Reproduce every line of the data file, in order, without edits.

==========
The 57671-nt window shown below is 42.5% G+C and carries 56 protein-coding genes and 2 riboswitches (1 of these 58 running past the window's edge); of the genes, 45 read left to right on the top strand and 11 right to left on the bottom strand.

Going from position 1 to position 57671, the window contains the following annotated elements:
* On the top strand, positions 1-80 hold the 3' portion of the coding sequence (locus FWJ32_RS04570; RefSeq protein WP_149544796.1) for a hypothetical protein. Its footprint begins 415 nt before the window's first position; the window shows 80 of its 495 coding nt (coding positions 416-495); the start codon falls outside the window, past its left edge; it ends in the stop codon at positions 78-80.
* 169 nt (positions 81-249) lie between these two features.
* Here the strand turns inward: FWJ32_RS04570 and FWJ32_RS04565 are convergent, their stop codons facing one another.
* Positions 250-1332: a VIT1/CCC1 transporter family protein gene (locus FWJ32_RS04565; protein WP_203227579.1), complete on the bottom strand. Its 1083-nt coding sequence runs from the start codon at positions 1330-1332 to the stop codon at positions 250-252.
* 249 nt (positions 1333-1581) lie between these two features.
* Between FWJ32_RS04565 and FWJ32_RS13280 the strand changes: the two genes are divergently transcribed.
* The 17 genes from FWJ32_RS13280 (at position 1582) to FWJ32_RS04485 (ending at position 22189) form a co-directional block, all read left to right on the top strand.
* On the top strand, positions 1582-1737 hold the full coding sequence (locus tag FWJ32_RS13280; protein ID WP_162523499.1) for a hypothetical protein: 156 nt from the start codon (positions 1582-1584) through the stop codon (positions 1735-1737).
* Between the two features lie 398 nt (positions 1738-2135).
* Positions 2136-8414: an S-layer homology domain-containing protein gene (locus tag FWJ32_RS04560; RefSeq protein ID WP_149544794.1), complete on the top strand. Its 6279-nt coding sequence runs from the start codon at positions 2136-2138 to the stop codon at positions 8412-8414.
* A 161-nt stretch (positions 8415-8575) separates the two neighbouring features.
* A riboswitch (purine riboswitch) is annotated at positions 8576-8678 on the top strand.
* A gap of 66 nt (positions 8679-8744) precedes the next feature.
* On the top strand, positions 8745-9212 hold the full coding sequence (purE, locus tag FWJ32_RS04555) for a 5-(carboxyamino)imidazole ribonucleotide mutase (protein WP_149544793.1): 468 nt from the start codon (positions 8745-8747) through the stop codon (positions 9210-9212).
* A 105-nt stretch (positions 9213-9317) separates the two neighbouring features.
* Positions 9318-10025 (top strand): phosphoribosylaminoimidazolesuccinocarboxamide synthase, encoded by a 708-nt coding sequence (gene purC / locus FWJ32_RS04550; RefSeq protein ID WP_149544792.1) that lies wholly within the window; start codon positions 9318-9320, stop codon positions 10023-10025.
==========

The 57671-nt window shown below is 42.5% G+C and carries 56 protein-coding genes and 2 riboswitches (1 of these 58 running past the window's edge); of the genes, 45 read left to right on the top strand and 11 right to left on the bottom strand.

Going from position 1 to position 57671, the window contains the following annotated elements:
* On the top strand, positions 1-80 hold the 3' portion of the coding sequence (locus FWJ32_RS04570; RefSeq protein WP_149544796.1) for a hypothetical protein. Its footprint begins 415 nt before the window's first position; the window shows 80 of its 495 coding nt (coding positions 416-495); the start codon falls outside the window, past its left edge; it ends in the stop codon at positions 78-80.
* 169 nt (positions 81-249) lie between these two features.
* Here the strand turns inward: FWJ32_RS04570 and FWJ32_RS04565 are convergent, their stop codons facing one another.
* Positions 250-1332: a VIT1/CCC1 transporter family protein gene (locus FWJ32_RS04565; protein WP_203227579.1), complete on the bottom strand. Its 1083-nt coding sequence runs from the start codon at positions 1330-1332 to the stop codon at positions 250-252.
* 249 nt (positions 1333-1581) lie between these two features.
* Between FWJ32_RS04565 and FWJ32_RS13280 the strand changes: the two genes are divergently transcribed.
* The 17 genes from FWJ32_RS13280 (at position 1582) to FWJ32_RS04485 (ending at position 22189) form a co-directional block, all read left to right on the top strand.
* On the top strand, positions 1582-1737 hold the full coding sequence (locus tag FWJ32_RS13280; protein ID WP_162523499.1) for a hypothetical protein: 156 nt from the start codon (positions 1582-1584) through the stop codon (positions 1735-1737).
* Between the two features lie 398 nt (positions 1738-2135).
* Positions 2136-8414: an S-layer homology domain-containing protein gene (locus tag FWJ32_RS04560; RefSeq protein ID WP_149544794.1), complete on the top strand. Its 6279-nt coding sequence runs from the start codon at positions 2136-2138 to the stop codon at positions 8412-8414.
* A 161-nt stretch (positions 8415-8575) separates the two neighbouring features.
* A riboswitch (purine riboswitch) is annotated at positions 8576-8678 on the top strand.
* A gap of 66 nt (positions 8679-8744) precedes the next feature.
* On the top strand, positions 8745-9212 hold the full coding sequence (purE, locus tag FWJ32_RS04555) for a 5-(carboxyamino)imidazole ribonucleotide mutase (protein WP_149544793.1): 468 nt from the start codon (positions 8745-8747) through the stop codon (positions 9210-9212).
* A 105-nt stretch (positions 9213-9317) separates the two neighbouring features.
* Positions 9318-10025 (top strand): phosphoribosylaminoimidazolesuccinocarboxamide synthase, encoded by a 708-nt coding sequence (gene purC / locus FWJ32_RS04550; RefSeq protein ID WP_149544792.1) that lies wholly within the window; start codon positions 9318-9320, stop codon positions 10023-10025.